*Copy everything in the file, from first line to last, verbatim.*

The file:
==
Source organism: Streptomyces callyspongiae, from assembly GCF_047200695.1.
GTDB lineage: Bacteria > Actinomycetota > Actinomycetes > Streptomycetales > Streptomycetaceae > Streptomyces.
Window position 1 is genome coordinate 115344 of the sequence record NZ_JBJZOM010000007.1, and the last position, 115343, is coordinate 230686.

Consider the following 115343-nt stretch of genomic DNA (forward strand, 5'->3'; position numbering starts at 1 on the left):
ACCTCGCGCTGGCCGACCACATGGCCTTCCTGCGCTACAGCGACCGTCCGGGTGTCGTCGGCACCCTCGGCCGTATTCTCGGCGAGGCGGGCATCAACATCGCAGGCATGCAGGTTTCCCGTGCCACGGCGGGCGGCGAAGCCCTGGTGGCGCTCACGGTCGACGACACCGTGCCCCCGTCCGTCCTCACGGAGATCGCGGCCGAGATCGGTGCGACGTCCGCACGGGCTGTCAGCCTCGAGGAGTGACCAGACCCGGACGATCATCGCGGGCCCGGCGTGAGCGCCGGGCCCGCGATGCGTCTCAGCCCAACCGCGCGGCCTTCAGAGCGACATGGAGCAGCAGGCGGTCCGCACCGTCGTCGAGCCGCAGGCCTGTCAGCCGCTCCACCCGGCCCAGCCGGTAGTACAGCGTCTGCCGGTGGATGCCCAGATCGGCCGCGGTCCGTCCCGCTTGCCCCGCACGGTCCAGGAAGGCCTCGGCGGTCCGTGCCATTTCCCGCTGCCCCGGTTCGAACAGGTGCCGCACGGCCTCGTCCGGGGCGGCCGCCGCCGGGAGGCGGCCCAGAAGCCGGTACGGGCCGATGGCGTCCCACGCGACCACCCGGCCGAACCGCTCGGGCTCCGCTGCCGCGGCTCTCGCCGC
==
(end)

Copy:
Source organism: Streptomyces callyspongiae, from assembly GCF_047200695.1.
GTDB lineage: Bacteria > Actinomycetota > Actinomycetes > Streptomycetales > Streptomycetaceae > Streptomyces.
Window position 1 is genome coordinate 115344 of the sequence record NZ_JBJZOM010000007.1, and the last position, 115343, is coordinate 230686.

Consider the following 115343-nt stretch of genomic DNA (forward strand, 5'->3'; position numbering starts at 1 on the left):
ACCTCGCGCTGGCCGACCACATGGCCTTCCTGCGCTACAGCGACCGTCCGGGTGTCGTCGGCACCCTCGGCCGTATTCTCGGCGAGGCGGGCATCAACATCGCAGGCATGCAGGTTTCCCGTGCCACGGCGGGCGGCGAAGCCCTGGTGGCGCTCACGGTCGACGACACCGTGCCCCCGTCCGTCCTCACGGAGATCGCGGCCGAGATCGGTGCGACGTCCGCACGGGCTGTCAGCCTCGAGGAGTGACCAGACCCGGACGATCATCGCGGGCCCGGCGTGAGCGCCGGGCCCGCGATGCGTCTCAGCCCAACCGCGCGGCCTTCAGAGCGACATGGAGCAGCAGGCGGTCCGCACCGTCGTCGAGCCGCAGGCCTGTCAGCCGCTCCACCCGGCCCAGCCGGTAGTACAGCGTCTGCCGGTGGATGCCCAGATCGGCCGCGGTCCGTCCCGCTTGCCCCGCACGGTCCAGGAAGGCCTCGGCGGTCCGTGCCATTTCCCGCTGCCCCGGTTCGAACAGGTGCCGCACGGCCTCGTCCGGGGCGGCCGCCGCCGGGAGGCGGCCCAGAAGCCGGTACGGGCCGATGGCGTCCCACGCGACCACCCGGCCGAACCGCTCGGGCTCCGCTGCCGCGGCTCTCGCCGC